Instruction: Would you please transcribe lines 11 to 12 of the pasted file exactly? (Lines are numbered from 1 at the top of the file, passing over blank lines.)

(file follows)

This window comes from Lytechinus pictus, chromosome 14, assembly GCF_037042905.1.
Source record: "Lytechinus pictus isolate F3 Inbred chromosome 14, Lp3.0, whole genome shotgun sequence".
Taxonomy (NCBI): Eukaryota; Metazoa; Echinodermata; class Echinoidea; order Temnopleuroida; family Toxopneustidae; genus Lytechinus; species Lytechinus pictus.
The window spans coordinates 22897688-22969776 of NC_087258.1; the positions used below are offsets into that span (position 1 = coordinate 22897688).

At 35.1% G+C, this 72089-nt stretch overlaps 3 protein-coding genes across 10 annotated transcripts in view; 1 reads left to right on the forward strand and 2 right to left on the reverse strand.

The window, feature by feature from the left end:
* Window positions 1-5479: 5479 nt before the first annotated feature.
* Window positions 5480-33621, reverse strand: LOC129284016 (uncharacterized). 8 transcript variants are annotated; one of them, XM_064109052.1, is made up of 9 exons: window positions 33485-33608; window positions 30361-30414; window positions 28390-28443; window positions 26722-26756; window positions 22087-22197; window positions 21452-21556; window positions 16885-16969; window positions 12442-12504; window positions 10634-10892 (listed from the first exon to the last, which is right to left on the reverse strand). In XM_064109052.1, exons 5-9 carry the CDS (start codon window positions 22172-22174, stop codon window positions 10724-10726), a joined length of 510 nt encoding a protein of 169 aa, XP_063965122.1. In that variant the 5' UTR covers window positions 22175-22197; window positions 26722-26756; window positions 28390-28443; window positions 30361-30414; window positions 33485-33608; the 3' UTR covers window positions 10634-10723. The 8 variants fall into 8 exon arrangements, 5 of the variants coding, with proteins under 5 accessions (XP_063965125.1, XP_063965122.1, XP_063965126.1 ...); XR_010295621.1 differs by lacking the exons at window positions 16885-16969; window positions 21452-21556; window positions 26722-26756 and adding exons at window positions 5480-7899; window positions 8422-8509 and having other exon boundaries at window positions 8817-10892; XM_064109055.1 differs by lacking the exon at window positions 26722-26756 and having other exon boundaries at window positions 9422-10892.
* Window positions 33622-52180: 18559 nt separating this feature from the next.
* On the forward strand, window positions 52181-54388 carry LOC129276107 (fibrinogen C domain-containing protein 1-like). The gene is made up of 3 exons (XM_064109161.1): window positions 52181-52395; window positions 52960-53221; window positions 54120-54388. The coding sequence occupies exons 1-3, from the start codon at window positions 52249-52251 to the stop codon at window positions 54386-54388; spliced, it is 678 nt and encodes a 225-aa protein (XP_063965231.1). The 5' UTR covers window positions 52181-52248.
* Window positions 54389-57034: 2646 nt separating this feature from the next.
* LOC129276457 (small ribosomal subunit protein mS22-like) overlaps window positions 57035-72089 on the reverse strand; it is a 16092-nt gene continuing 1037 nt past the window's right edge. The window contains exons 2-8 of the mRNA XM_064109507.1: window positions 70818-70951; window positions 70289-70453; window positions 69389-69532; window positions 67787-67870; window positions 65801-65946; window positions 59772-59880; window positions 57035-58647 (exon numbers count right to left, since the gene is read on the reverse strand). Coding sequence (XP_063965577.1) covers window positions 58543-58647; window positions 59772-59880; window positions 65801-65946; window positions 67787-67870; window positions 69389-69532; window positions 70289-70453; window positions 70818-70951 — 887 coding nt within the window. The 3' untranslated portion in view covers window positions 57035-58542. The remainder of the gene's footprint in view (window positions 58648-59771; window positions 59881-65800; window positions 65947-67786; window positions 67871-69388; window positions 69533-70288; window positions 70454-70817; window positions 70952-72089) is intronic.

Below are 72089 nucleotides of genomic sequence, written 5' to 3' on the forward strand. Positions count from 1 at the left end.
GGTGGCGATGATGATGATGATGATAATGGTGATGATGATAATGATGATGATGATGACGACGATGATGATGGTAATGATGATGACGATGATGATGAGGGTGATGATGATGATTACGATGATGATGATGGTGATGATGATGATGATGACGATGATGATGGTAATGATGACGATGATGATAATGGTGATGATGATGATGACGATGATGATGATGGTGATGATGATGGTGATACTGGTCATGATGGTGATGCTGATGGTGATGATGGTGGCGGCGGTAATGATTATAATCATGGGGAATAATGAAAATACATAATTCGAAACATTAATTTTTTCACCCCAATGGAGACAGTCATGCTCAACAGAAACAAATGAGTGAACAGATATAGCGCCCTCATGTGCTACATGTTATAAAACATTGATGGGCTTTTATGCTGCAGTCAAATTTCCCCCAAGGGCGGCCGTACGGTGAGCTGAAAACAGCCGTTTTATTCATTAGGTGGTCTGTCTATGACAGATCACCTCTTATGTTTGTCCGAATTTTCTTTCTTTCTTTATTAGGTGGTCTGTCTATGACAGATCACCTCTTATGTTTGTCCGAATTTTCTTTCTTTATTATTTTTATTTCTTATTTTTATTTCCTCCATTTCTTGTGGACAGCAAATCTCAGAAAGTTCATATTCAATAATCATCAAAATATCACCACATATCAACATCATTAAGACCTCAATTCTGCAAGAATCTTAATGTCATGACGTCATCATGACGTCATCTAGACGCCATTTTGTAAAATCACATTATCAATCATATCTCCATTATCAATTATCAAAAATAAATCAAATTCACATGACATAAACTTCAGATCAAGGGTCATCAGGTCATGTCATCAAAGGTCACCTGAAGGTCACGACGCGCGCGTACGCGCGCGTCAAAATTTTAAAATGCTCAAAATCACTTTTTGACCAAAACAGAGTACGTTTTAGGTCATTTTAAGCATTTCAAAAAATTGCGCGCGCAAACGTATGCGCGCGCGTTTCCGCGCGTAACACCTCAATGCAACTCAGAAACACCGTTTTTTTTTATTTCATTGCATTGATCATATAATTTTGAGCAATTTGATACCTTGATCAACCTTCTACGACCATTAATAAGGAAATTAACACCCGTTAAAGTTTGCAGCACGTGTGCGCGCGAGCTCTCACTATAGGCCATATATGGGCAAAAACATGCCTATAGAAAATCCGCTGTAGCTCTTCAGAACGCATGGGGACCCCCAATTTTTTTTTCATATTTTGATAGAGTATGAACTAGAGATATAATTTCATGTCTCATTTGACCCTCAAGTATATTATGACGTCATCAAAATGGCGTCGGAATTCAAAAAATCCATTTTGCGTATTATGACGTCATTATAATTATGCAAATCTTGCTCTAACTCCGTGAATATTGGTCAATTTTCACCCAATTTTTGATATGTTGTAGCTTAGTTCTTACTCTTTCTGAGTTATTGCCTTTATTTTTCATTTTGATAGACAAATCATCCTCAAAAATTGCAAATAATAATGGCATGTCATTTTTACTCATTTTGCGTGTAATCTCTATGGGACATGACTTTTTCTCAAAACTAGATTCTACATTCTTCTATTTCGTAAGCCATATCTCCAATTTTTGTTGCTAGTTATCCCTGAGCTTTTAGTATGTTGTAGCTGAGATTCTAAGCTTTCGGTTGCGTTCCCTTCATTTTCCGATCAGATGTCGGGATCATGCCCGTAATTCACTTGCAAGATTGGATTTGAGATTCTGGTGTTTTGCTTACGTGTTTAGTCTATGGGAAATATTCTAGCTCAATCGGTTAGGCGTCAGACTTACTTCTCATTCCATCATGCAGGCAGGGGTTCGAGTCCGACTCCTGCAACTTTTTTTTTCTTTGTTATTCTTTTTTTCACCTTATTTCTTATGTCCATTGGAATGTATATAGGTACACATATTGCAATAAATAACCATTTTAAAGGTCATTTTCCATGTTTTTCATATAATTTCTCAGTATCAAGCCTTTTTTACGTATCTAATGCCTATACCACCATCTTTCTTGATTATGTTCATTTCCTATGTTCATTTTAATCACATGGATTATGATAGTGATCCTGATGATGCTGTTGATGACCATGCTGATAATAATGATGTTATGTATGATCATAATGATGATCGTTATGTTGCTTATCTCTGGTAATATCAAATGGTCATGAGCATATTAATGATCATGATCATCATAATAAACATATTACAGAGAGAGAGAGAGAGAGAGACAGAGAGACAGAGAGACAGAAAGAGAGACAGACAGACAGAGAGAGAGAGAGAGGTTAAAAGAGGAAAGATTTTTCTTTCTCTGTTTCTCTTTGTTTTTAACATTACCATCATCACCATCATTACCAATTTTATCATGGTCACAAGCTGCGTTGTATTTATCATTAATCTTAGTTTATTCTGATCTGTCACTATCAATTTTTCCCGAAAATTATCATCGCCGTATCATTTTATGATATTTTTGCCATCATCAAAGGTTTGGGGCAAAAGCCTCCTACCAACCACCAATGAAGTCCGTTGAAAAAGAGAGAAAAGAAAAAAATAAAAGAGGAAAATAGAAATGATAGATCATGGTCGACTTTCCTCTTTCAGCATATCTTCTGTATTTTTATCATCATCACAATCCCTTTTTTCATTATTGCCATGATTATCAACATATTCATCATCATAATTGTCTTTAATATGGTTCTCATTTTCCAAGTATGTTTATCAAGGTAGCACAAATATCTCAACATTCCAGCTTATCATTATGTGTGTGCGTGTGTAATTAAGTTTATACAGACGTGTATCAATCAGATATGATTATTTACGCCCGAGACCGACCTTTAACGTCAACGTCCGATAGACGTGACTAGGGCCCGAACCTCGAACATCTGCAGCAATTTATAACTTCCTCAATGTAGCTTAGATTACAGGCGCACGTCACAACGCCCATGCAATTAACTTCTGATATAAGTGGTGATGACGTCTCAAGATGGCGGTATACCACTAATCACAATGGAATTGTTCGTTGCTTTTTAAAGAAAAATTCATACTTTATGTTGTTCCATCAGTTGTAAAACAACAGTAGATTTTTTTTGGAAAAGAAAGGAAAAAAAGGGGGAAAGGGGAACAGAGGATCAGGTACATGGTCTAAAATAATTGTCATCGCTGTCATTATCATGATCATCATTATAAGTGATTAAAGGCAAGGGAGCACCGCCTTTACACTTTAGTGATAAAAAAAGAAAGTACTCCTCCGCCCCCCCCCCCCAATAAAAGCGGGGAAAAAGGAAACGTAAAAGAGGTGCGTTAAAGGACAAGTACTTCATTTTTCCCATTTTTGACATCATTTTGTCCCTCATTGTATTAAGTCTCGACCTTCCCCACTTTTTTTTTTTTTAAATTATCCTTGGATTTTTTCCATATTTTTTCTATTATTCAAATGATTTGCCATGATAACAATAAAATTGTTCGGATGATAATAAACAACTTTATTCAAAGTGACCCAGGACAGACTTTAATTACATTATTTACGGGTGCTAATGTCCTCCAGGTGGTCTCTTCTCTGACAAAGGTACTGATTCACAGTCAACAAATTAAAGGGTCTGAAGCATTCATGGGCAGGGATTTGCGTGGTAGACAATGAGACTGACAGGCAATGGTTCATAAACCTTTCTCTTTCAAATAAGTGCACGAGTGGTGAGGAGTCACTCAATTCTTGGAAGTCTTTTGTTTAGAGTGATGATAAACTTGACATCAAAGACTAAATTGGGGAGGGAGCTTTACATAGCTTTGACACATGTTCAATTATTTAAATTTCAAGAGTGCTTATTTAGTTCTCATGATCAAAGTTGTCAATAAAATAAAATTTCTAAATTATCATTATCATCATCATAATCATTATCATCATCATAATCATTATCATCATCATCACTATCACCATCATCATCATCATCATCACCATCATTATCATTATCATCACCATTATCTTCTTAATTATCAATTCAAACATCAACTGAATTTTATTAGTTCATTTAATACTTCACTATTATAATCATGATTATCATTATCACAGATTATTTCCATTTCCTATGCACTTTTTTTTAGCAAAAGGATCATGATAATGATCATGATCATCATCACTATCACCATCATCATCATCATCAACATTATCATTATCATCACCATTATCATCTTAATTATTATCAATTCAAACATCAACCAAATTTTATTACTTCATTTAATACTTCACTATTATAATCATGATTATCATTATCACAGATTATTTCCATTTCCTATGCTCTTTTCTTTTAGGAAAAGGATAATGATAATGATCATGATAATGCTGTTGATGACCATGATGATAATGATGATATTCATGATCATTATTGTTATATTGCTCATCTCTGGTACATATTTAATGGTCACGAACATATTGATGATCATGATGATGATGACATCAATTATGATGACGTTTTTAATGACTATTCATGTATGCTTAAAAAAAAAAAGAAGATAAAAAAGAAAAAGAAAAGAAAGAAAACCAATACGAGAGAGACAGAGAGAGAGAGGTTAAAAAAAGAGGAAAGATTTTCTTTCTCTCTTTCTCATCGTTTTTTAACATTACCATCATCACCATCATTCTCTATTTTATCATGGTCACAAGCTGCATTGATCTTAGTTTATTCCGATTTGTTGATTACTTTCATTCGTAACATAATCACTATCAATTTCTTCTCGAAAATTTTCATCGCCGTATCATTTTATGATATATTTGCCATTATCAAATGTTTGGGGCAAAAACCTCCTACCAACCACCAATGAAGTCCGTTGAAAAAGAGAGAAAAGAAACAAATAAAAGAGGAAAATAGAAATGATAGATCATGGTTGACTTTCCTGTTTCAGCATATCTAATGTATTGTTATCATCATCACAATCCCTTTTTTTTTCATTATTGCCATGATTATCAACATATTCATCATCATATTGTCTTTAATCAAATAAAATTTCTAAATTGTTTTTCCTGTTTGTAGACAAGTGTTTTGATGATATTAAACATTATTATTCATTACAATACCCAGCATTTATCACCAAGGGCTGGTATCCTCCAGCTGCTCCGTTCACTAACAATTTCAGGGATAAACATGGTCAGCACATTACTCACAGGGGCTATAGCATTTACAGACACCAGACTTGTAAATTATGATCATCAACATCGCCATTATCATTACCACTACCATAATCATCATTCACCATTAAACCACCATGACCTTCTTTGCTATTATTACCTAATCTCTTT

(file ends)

* Window positions 54389-57034: 2646 nt separating this feature from the next.
* LOC129276457 (small ribosomal subunit protein mS22-like) overlaps window positions 57035-72089 on the reverse strand; it is a 16092-nt gene continuing 1037 nt past the window's right edge. The window contains exons 2-8 of the mRNA XM_064109507.1: window positions 70818-70951; window positions 70289-70453; window positions 69389-69532; window positions 67787-67870; window positions 65801-65946; window positions 59772-59880; window positions 57035-58647 (exon numbers count right to left, since the gene is read on the reverse strand). Coding sequence (XP_063965577.1) covers window positions 58543-58647; window positions 59772-59880; window positions 65801-65946; window positions 67787-67870; window positions 69389-69532; window positions 70289-70453; window positions 70818-70951 — 887 coding nt within the window. The 3' untranslated portion in view covers window positions 57035-58542. The remainder of the gene's footprint in view (window positions 58648-59771; window positions 59881-65800; window positions 65947-67786; window positions 67871-69388; window positions 69533-70288; window positions 70454-70817; window positions 70952-72089) is intronic.